Cross does not establish religion

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A tradition my friends and I follow whenever we reach the top of the path is to climb those last stone steps, walk up another bit of inclining rock and touch the base of the cross of Rubidoux.

Never in a year and a half of hikes up to Mount Rubidoux have I heard of anyone being disgruntled about the cross. Nor have I ever seen it written anywhere that the cross is symbolic of the city’s established religion.

After hearing the Mount Rubidoux cross could potentially be taken down and the reasoning behind the decision, numerous red flags went off in my head.

I was told the Americans United for Separation of Church and State group is threatening to sue the Riverside City Council because of a cross that sits on top of Mount Rubidoux.

The group claims the cross poses an insult to those in the city who are not of the Christian faith. They have given city officials the option to alter the cross, take it down or sell it. It also says the cross goes against the U.S. Constitution’s First Amendment.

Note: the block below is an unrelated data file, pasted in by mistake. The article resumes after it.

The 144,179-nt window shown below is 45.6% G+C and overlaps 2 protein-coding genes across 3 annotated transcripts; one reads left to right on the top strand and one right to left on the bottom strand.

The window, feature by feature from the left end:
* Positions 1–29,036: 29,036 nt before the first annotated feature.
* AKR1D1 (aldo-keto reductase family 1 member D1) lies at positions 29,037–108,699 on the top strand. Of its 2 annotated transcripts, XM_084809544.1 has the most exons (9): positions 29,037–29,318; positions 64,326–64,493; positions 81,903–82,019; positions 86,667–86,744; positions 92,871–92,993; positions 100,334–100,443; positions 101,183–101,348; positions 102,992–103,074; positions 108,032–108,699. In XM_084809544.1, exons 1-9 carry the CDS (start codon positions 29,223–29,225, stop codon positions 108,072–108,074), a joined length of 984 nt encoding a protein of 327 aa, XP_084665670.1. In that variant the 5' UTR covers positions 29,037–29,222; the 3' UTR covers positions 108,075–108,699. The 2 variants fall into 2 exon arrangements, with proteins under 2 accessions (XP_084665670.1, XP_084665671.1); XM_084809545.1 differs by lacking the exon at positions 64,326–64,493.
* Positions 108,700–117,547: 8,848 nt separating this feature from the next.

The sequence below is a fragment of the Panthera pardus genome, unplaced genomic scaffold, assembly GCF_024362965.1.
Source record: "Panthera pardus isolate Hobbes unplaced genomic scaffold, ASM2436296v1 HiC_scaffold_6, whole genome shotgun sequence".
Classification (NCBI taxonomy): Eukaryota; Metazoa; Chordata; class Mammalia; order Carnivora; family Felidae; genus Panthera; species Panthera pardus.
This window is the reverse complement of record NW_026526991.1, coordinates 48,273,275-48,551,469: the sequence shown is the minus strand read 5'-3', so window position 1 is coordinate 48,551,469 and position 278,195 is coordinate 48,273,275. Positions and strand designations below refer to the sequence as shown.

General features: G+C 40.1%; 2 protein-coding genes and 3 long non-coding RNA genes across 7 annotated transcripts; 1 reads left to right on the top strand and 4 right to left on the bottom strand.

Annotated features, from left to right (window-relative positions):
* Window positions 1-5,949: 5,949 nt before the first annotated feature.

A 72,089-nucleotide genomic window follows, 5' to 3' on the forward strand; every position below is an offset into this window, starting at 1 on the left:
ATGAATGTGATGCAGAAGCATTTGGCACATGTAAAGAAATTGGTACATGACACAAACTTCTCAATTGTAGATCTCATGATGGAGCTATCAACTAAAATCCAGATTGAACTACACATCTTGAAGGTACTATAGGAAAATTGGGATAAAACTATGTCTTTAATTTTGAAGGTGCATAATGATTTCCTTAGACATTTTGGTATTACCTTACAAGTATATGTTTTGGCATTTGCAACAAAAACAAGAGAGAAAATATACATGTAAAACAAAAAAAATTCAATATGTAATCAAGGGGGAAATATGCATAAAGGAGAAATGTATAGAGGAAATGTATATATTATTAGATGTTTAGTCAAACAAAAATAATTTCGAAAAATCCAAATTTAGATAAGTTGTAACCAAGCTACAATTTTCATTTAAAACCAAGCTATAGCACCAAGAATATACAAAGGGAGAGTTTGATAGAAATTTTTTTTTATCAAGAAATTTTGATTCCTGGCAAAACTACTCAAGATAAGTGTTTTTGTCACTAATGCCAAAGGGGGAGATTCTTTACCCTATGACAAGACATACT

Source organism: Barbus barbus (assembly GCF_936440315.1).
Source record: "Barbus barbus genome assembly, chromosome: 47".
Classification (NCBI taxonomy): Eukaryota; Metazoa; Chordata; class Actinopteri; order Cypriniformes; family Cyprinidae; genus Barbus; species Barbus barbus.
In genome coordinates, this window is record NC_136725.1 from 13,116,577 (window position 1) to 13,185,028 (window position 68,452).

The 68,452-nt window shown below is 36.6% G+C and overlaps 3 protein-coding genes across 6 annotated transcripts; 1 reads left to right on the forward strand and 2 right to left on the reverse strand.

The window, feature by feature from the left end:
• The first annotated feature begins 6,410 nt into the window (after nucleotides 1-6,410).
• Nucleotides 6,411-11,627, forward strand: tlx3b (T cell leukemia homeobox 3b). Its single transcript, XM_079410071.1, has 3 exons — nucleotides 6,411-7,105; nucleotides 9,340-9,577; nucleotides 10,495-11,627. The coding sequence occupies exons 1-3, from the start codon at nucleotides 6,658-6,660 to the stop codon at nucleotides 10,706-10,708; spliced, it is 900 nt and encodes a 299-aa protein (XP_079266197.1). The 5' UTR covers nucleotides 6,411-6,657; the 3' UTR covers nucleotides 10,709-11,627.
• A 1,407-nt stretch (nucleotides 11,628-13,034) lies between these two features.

That amendment says, “Congress shall make no law respecting an establishment of religion, or prohibiting the free exercise thereof; or abridging the freedom of speech, or of the press; or the right of the people peaceably to assemble, and to petition the government for a redress of grievances.”

The idea that a cross on top of a mountain is an establishment of Christianity as the official religion of Riverside is a bit of a stretch.

No where is it written that this statue is a symbol of the official religion of Riverside. It, therefore, does not violate the First Amendment.

During hikes up Mount Rubidoux, I have noticed it is a great place for families to spend time together. The hike is perfect for exercising and also for enjoying nature in the middle of a bustling city.

I know what the cross stands for, and I believe in its promise. However, it neither breaks the law nor defies the U.S. Constitution.

A statue that happens to be related to a faith-based concept is not an establishment of religion, nor is it an infringement upon the Constitution of the United States of America. Therefore, there is no reason for any organization to request its demise.

About Renee Flannery

Staff Writer

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